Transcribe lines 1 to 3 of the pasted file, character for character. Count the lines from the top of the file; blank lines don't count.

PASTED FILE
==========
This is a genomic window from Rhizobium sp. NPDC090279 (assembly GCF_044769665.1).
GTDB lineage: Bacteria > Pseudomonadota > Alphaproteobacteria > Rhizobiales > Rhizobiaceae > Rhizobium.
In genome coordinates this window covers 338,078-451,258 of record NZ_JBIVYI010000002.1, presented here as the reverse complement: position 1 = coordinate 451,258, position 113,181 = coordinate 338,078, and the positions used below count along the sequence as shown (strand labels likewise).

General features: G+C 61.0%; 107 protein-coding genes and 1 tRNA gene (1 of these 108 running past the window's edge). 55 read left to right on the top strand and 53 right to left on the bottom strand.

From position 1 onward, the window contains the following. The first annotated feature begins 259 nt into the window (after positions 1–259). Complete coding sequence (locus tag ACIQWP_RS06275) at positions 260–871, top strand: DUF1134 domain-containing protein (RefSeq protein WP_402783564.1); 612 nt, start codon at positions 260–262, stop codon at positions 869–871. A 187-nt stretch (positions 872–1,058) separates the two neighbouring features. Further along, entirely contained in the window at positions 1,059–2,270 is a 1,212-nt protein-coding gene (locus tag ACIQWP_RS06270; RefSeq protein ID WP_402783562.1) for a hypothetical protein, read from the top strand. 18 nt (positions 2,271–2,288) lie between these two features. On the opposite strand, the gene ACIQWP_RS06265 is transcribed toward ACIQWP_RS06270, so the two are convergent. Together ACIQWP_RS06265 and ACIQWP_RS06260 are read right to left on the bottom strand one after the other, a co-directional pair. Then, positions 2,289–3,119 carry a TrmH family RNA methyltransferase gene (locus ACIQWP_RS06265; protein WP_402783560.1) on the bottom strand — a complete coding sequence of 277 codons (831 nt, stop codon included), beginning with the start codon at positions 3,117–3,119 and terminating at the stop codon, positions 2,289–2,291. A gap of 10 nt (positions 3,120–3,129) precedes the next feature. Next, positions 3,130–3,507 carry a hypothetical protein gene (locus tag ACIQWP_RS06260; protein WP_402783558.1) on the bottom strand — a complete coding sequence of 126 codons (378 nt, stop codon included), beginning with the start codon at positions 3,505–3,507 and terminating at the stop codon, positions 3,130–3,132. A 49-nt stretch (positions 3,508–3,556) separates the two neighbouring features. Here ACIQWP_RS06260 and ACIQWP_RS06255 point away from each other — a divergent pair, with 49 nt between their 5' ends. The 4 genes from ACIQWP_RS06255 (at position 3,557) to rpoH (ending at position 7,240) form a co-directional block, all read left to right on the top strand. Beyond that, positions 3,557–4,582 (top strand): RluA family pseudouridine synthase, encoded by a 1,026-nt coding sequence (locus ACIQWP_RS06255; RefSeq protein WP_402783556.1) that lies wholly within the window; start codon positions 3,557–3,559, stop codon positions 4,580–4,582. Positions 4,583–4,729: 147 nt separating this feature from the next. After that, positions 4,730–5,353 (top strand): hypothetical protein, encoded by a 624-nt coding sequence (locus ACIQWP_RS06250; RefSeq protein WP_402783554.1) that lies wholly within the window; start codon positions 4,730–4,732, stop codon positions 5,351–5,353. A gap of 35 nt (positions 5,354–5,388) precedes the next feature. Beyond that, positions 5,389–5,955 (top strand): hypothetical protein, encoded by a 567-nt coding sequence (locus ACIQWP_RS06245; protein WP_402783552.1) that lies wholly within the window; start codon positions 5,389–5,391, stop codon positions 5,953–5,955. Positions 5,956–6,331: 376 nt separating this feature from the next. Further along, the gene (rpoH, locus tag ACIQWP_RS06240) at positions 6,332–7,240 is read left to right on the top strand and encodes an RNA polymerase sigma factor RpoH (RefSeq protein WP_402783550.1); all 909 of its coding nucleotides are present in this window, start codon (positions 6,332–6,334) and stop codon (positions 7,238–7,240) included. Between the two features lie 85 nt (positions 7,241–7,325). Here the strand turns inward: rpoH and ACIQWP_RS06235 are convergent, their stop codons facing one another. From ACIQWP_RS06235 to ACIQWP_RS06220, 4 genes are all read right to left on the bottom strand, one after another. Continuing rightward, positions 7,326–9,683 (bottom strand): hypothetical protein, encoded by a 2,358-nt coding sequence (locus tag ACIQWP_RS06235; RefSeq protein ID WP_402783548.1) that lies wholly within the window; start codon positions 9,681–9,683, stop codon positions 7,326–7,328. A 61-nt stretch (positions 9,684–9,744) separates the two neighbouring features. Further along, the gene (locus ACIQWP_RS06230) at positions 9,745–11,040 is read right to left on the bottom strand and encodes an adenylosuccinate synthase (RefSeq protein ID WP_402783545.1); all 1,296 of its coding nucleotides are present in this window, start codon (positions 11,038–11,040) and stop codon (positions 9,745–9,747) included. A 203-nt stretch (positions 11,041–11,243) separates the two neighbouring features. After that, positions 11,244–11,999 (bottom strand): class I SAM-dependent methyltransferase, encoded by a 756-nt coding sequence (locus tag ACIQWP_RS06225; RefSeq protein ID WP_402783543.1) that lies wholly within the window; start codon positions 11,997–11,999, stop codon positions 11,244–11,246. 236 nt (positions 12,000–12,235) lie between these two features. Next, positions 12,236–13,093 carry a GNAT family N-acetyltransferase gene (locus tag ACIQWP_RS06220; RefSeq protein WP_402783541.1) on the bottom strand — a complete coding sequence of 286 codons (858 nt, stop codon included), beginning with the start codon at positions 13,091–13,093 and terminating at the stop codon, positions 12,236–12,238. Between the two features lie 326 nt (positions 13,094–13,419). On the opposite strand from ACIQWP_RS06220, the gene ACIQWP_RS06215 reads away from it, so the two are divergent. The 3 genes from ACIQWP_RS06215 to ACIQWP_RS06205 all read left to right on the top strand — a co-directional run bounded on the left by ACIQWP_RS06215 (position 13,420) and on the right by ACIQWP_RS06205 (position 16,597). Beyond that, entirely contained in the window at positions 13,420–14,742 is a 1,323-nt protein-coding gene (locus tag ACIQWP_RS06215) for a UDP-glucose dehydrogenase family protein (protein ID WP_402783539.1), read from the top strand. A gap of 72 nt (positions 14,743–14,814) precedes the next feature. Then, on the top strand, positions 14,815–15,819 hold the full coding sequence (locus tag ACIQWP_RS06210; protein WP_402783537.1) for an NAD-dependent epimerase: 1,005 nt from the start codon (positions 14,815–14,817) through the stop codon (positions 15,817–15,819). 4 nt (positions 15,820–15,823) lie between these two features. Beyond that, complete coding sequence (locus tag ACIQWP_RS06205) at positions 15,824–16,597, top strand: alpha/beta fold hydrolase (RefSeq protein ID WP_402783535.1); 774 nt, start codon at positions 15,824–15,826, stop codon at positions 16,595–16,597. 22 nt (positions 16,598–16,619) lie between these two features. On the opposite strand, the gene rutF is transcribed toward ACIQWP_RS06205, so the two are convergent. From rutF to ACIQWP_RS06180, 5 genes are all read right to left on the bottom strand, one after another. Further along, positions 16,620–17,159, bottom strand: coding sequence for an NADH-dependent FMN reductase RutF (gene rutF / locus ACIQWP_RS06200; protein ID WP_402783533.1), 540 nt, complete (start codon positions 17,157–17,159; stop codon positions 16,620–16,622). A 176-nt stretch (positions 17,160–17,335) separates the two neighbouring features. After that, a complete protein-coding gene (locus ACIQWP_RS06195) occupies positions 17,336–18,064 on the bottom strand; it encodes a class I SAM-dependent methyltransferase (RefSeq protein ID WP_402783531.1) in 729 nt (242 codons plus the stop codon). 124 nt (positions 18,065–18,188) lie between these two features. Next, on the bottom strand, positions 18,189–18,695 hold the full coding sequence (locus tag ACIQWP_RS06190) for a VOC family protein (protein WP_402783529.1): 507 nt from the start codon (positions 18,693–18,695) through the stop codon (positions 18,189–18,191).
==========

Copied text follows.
This is a genomic window from Rhizobium sp. NPDC090279 (assembly GCF_044769665.1).
GTDB lineage: Bacteria > Pseudomonadota > Alphaproteobacteria > Rhizobiales > Rhizobiaceae > Rhizobium.
In genome coordinates this window covers 338,078-451,258 of record NZ_JBIVYI010000002.1, presented here as the reverse complement: position 1 = coordinate 451,258, position 113,181 = coordinate 338,078, and the positions used below count along the sequence as shown (strand labels likewise).